Following the Sustainable Development Goals Summit this past September, the United Nations published a guidance paper entitled “Six Transitions,” to identify critical “investment pathways” that will be key to achieving the SDGs by their target date of 2030. According to the U.N. paper, these critical pathways will have “catalytic and multiplier effects” across all the SDGs. It recommends a focus on food systems, energy access and affordability, digital connectivity, education, jobs and social protection, and climate change, biodiversity loss and pollution.
Given the current global economic and geopolitical challenges, refocusing efforts and resources toward realizing the SDGs—a set of 17 global development goals agreed in 2015 to ensure healthier, more equitable and inclusive and environmentally sustainable conditions for all—is a positive and necessary step. But if the 2030 Agenda’s targets are to be met, even partially, the U.N.’s development planners and policymakers must also rethink the political and ideological underpinnings of international development cooperation.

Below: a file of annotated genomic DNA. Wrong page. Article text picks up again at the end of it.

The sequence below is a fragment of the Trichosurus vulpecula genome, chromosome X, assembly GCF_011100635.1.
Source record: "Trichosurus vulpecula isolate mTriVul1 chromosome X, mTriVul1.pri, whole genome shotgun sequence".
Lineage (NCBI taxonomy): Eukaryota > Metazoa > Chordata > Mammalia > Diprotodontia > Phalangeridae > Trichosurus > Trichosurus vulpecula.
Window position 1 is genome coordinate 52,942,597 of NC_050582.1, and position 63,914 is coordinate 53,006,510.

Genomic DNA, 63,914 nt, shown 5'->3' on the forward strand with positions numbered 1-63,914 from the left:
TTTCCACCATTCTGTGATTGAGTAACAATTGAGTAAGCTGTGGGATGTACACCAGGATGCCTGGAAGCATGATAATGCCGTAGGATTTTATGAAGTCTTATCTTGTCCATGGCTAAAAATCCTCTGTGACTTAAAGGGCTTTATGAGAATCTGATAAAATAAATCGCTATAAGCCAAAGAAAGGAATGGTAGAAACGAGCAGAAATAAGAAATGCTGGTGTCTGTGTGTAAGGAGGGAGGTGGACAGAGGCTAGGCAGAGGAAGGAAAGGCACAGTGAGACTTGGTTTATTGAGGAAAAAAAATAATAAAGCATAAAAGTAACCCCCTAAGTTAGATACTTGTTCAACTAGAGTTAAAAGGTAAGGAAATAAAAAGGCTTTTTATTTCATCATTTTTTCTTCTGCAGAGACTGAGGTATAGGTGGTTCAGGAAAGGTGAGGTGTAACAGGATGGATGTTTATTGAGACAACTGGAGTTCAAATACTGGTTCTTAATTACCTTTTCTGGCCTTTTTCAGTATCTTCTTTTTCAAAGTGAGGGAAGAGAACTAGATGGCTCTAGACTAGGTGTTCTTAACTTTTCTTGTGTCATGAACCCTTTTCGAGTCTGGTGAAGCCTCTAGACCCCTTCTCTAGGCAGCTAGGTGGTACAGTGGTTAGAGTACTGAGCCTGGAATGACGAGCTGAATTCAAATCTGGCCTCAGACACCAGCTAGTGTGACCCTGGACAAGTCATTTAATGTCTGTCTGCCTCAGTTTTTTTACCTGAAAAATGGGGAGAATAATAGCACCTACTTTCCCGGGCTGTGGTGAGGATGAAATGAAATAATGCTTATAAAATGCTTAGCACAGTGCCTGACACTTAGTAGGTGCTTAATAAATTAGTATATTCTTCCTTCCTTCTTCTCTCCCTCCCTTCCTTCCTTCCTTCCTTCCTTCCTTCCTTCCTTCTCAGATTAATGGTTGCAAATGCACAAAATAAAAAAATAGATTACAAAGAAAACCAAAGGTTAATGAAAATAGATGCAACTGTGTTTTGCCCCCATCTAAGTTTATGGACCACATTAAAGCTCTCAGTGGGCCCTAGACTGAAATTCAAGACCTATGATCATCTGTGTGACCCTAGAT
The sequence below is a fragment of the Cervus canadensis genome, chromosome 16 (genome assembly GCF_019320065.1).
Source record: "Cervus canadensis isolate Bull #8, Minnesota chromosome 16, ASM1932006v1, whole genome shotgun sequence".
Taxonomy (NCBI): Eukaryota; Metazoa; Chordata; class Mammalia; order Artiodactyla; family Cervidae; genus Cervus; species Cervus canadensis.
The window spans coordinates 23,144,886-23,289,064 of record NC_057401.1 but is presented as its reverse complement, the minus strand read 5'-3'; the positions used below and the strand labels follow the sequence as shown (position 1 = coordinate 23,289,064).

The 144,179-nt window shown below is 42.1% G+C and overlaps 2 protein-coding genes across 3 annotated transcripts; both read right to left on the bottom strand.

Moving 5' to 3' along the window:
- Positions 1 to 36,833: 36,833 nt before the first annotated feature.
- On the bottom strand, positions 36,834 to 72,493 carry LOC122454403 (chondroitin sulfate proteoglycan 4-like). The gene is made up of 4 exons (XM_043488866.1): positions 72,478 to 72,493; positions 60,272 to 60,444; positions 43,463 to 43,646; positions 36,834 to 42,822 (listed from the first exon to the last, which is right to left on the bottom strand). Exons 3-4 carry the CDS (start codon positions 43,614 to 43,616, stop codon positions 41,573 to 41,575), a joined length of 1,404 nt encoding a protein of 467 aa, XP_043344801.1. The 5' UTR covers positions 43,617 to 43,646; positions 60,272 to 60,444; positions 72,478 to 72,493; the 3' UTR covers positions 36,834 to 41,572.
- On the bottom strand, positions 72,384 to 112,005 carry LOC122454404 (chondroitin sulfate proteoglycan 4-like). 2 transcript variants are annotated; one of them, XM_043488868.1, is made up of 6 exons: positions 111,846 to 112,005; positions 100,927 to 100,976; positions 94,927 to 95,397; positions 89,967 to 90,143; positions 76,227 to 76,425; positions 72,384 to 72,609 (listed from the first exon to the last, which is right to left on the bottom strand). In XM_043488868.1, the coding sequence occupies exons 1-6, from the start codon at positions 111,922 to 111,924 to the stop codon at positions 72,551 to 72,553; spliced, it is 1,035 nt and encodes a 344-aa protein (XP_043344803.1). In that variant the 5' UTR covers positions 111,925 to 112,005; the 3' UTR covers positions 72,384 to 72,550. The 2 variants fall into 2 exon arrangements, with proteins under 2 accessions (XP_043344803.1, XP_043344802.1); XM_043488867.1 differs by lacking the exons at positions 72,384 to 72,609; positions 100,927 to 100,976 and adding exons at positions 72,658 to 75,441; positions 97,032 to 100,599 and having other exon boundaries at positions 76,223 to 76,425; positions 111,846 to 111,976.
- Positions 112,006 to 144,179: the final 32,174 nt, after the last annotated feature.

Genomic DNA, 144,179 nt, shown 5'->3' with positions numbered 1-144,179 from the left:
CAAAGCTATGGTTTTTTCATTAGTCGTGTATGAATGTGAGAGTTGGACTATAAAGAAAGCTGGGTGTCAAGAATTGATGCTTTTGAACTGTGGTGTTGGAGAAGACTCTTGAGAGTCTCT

The current paradigm of development cooperation can be traced back to the end of the Cold War. That period marked an essential turning point for the U.N., which saw the basic terms of the expanding liberal consensus align closely with its own aspirations for international peace and security, and with the core standards of development and human rights contained in the U.N. Charter. The new reality of geopolitical détente, shrinking nuclear arsenals and defense budgets, expanding markets and spreading democracies provided the backdrop for the U.N.’s Agenda for Peace in 1992.